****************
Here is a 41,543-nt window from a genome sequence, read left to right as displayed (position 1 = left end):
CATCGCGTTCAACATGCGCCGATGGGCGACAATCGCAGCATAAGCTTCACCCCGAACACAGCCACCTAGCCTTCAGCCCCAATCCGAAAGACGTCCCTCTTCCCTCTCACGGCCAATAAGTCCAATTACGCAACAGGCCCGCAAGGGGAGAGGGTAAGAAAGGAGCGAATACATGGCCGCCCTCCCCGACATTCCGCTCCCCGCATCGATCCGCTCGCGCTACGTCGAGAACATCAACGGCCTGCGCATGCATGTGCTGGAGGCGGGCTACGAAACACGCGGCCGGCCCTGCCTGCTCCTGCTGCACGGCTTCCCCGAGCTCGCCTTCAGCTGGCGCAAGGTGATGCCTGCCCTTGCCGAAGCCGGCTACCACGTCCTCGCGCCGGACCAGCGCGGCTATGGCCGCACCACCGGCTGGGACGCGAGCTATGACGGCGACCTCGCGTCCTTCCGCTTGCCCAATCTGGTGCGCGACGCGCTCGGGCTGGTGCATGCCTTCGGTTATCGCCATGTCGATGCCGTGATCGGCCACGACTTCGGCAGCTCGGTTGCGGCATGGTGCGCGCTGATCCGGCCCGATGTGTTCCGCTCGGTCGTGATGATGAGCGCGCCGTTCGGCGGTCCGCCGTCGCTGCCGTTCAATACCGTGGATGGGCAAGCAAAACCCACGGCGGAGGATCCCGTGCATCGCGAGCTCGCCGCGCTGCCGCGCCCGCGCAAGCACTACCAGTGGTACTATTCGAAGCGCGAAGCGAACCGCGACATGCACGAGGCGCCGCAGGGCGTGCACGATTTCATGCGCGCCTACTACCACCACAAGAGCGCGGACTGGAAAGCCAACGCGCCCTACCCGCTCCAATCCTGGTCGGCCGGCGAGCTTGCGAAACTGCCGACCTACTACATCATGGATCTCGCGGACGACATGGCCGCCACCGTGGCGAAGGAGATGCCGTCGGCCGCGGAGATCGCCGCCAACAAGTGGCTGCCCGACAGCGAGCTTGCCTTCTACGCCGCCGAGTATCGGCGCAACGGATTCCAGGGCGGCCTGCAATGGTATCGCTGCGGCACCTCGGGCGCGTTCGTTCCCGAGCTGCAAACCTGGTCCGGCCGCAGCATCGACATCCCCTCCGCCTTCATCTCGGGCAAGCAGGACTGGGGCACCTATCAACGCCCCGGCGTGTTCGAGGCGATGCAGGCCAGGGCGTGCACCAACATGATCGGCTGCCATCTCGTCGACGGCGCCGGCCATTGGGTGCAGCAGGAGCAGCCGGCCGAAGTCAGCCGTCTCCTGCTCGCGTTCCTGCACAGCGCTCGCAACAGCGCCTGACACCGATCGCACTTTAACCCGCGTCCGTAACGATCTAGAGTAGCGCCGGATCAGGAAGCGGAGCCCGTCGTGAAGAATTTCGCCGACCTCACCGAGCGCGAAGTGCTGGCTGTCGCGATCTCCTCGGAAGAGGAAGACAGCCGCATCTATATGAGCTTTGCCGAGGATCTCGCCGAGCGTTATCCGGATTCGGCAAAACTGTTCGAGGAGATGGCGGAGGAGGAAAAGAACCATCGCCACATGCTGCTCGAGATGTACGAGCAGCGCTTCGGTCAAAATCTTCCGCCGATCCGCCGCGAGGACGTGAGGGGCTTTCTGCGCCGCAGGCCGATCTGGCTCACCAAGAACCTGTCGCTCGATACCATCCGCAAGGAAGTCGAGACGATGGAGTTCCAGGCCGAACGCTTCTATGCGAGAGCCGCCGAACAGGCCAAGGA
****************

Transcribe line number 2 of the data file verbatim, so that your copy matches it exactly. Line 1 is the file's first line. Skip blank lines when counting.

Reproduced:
CATCGCGTTCAACATGCGCCGATGGGCGACAATCGCAGCATAAGCTTCACCCCGAACACAGCCACCTAGCCTTCAGCCCCAATCCGAAAGACGTCCCTCTTCCCTCTCACGGCCAATAAGTCCAATTACGCAACAGGCCCGCAAGGGGAGAGGGTAAGAAAGGAGCGAATACATGGCCGCCCTCCCCGACATTCCGCTCCCCGCATCGATCCGCTCGCGCTACGTCGAGAACATCAACGGCCTGCGCATGCATGTGCTGGAGGCGGGCTACGAAACACGCGGCCGGCCCTGCCTGCTCCTGCTGCACGGCTTCCCCGAGCTCGCCTTCAGCTGGCGCAAGGTGATGCCTGCCCTTGCCGAAGCCGGCTACCACGTCCTCGCGCCGGACCAGCGCGGCTATGGCCGCACCACCGGCTGGGACGCGAGCTATGACGGCGACCTCGCGTCCTTCCGCTTGCCCAATCTGGTGCGCGACGCGCTCGGGCTGGTGCATGCCTTCGGTTATCGCCATGTCGATGCCGTGATCGGCCACGACTTCGGCAGCTCGGTTGCGGCATGGTGCGCGCTGATCCGGCCCGATGTGTTCCGCTCGGTCGTGATGATGAGCGCGCCGTTCGGCGGTCCGCCGTCGCTGCCGTTCAATACCGTGGATGGGCAAGCAAAACCCACGGCGGAGGATCCCGTGCATCGCGAGCTCGCCGCGCTGCCGCGCCCGCGCAAGCACTACCAGTGGTACTATTCGAAGCGCGAAGCGAACCGCGACATGCACGAGGCGCCGCAGGGCGTGCACGATTTCATGCGCGCCTACTACCACCACAAGAGCGCGGACTGGAAAGCCAACGCGCCCTACCCGCTCCAATCCTGGTCGGCCGGCGAGCTTGCGAAACTGCCGACCTACTACATCATGGATCTCGCGGACGACATGGCCGCCACCGTGGCGAAGGAGATGCCGTCGGCCGCGGAGATCGCCGCCAACAAGTGGCTGCCCGACAGCGAGCTTGCCTTCTACGCCGCCGAGTATCGGCGCAACGGATTCCAGGGCGGCCTGCAATGGTATCGCTGCGGCACCTCGGGCGCGTTCGTTCCCGAGCTGCAAACCTGGTCCGGCCGCAGCATCGACATCCCCTCCGCCTTCATCTCGGGCAAGCAGGACTGGGGCACCTATCAACGCCCCGGCGTGTTCGAGGCGATGCAGGCCAGGGCGTGCACCAACATGATCGGCTGCCATCTCGTCGACGGCGCCGGCCATTGGGTGCAGCAGGAGCAGCCGGCCGAAGTCAGCCGTCTCCTGCTCGCGTTCCTGCACAGCGCTCGCAACAGCGCCTGACACCGATCGCACTTTAACCCGCGTCCGTAACGATCTAGAGTAGCGCCGGATCAGGAAGCGGAGCCCGTCGTGAAGAATTTCGCCGACCTCACCGAGCGCGAAGTGCTGGCTGTCGCGATCTCCTCGGAAGAGGAAGACAGCCGCATCTATATGAGCTTTGCCGAGGATCTCGCCGAGCGTTATCCGGATTCGGCAAAACTGTTCGAGGAGATGGCGGAGGAGGAAAAGAACCATCGCCACATGCTGCTCGAGATGTACGAGCAGCGCTTCGGTCAAAATCTTCCGCCGATCCGCCGCGAGGACGTGAGGGGCTTTCTGCGCCGCAGGCCGATCTGGCTCACCAAGAACCTGTCGCTCGATACCATCCGCAAGGAAGTCGAGACGATGGAGTTCCAGGCCGAACGCTTCTATGCGAGAGCCGCCGAACAGGCCAAGGA